The Spanish government will start its fourth day of negotiations with trade unions today about changes to the public pension scheme, which have been held up over the contentious issue of raising the retirement age here (read article in Castilian here, La Vanguardia). Despite intensive talks that took place throughout the weekend, no agreement has been reached by the two sides over whether to raise the standard age of retirement to 67 from 65, as the government insists is necessary. Meetings were held on Friday, Saturday (with talks lasting 14 hours) and Sunday but it is proving difficult to find common ground on the subject—sources say that they are still "very far apart". The Spanish government is planning to present its plans for pension reform on January 28th, in which the pensionable age will rise to 67, although there will be some flexibility built into the policy.
The number of people from non-EU countries with the right to vote in municipal elections here will be considerably more in upcoming local elections compared to previous years thanks to the recent introduction of reciprocal agreements between Spain and other nations (read article in Catalan here, Avui). Previously, Norwegian citizens who were registered at their local town hall here were the only non-EU nationals who could take part in council elections. However, when the next local elections take place here on May 22nd, nationals from eight other countries will potentially also be able to take part, providing they have registered (empadronat) with their town hall. The countries are: Ecuador, Colombia, Peru, Bolivia, Chile, Paraguay, New Zealand and Iceland. This makes a new group of voters of some 70,400 people around Catalunya, and brings to 338,000 the number of voters without a national identity card (it isn't necessary to have residency papers to be able to vote in these elections), which is more than 6 percent of those eligible to take part.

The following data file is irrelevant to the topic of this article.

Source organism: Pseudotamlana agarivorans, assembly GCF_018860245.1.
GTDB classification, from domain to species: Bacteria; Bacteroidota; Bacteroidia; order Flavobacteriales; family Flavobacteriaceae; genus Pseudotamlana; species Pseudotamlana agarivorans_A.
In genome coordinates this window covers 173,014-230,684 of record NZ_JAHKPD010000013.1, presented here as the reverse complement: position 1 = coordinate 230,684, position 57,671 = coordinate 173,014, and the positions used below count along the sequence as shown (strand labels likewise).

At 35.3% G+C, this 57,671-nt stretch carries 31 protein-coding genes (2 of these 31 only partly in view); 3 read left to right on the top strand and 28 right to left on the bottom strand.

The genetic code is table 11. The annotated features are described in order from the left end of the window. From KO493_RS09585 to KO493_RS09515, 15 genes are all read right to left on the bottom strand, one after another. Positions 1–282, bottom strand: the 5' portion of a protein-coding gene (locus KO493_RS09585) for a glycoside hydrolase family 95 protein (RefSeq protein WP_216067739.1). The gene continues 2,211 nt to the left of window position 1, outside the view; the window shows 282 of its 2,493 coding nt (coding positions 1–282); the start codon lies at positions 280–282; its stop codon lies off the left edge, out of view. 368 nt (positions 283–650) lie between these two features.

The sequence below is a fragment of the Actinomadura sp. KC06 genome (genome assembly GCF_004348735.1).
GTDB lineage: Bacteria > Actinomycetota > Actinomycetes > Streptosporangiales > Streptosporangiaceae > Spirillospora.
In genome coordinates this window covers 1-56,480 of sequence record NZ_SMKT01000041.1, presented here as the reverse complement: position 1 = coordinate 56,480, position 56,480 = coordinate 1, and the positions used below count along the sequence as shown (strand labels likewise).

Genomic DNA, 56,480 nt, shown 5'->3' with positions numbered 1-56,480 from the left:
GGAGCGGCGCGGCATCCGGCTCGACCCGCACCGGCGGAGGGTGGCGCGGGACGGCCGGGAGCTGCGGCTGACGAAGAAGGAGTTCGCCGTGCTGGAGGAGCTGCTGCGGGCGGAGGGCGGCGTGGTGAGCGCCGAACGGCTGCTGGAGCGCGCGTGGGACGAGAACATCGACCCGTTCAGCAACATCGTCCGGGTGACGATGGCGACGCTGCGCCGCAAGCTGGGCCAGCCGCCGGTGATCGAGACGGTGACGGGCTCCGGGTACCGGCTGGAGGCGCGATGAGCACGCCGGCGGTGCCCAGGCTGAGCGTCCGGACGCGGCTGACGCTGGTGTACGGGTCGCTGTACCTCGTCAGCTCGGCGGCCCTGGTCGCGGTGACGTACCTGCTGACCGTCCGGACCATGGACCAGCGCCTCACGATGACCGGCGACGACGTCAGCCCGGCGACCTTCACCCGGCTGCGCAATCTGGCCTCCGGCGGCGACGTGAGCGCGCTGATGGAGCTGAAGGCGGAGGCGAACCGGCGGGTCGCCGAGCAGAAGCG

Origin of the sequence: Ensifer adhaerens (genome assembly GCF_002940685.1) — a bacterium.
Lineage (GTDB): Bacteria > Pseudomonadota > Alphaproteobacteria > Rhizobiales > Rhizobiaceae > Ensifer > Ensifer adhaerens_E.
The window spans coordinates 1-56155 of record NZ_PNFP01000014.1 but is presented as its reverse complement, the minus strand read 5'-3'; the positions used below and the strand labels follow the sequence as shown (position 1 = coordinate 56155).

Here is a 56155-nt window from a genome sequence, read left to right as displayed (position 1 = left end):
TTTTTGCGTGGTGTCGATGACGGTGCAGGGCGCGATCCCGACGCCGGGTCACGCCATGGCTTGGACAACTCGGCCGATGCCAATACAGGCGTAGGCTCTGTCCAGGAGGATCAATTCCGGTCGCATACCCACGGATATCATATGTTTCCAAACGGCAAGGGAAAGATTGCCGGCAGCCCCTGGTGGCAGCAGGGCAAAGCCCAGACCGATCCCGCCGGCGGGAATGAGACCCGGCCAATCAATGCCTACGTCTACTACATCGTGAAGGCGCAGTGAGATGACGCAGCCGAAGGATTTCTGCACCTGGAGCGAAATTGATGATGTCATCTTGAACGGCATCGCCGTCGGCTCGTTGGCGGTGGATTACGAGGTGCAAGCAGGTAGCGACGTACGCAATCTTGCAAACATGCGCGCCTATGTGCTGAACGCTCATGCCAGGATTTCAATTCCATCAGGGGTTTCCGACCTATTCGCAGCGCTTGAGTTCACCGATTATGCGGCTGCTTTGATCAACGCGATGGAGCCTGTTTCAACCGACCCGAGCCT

Today, one of three FC Barcelona players will be awarded the prestigious Balón de Oro award, as, for the first time, all the finalists for the prize come from the Catalan team (read article in Castilian here, El Periodico). Xavi Hernández, Andrés Iniesta and Leo Messi are competing for the title of best footballer in the world as decided by the magazine Football France, which for the first time this year has been combined with the FIFA World Player award. FC Barcelona is only the second team, after Milan, that is guaranteed to win the prize after all three of the finalist spots were filled by three players from the same team. However, unlike when three Milan players were up for the title, first in 1988 and then in 1989, the Balón d'Oro is now voted for not only by journalists but also by national team coaches and captains, and is open to players from around the world, not just Europe. In addition, it is significant for the coaching style of Barça, which uses its youth team training system to such effect that it has produced these three world-class players, amongst many others currently playing for the first team. FC Barcelona coach Pep Guardiola is nominated for best team manager, and other members of the side, including Carles Puyol and Gerard Piqué, are nominated for the FIFA Best Eleven.